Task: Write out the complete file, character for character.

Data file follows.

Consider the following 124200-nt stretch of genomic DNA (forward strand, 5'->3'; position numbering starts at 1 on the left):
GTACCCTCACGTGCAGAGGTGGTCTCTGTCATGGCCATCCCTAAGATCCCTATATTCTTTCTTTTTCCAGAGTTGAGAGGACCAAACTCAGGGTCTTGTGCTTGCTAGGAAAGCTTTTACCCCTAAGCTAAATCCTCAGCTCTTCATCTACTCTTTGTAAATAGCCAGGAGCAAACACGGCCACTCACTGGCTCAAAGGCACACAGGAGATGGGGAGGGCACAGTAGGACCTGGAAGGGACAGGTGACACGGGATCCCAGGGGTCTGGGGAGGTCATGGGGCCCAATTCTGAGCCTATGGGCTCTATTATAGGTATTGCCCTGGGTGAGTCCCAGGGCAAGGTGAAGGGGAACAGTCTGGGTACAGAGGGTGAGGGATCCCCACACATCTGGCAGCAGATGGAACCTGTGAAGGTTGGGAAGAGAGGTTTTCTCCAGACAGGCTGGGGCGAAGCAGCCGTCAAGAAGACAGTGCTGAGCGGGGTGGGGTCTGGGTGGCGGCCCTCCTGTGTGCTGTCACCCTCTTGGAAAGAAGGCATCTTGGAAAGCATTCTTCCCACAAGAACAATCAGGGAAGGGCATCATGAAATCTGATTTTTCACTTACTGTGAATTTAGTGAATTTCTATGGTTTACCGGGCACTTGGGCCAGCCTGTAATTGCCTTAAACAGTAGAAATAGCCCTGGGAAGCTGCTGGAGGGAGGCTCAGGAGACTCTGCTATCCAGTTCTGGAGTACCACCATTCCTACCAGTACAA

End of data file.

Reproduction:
Consider the following 124200-nt stretch of genomic DNA (forward strand, 5'->3'; position numbering starts at 1 on the left):
GTACCCTCACGTGCAGAGGTGGTCTCTGTCATGGCCATCCCTAAGATCCCTATATTCTTTCTTTTTCCAGAGTTGAGAGGACCAAACTCAGGGTCTTGTGCTTGCTAGGAAAGCTTTTACCCCTAAGCTAAATCCTCAGCTCTTCATCTACTCTTTGTAAATAGCCAGGAGCAAACACGGCCACTCACTGGCTCAAAGGCACACAGGAGATGGGGAGGGCACAGTAGGACCTGGAAGGGACAGGTGACACGGGATCCCAGGGGTCTGGGGAGGTCATGGGGCCCAATTCTGAGCCTATGGGCTCTATTATAGGTATTGCCCTGGGTGAGTCCCAGGGCAAGGTGAAGGGGAACAGTCTGGGTACAGAGGGTGAGGGATCCCCACACATCTGGCAGCAGATGGAACCTGTGAAGGTTGGGAAGAGAGGTTTTCTCCAGACAGGCTGGGGCGAAGCAGCCGTCAAGAAGACAGTGCTGAGCGGGGTGGGGTCTGGGTGGCGGCCCTCCTGTGTGCTGTCACCCTCTTGGAAAGAAGGCATCTTGGAAAGCATTCTTCCCACAAGAACAATCAGGGAAGGGCATCATGAAATCTGATTTTTCACTTACTGTGAATTTAGTGAATTTCTATGGTTTACCGGGCACTTGGGCCAGCCTGTAATTGCCTTAAACAGTAGAAATAGCCCTGGGAAGCTGCTGGAGGGAGGCTCAGGAGACTCTGCTATCCAGTTCTGGAGTACCACCATTCCTACCAGTACAA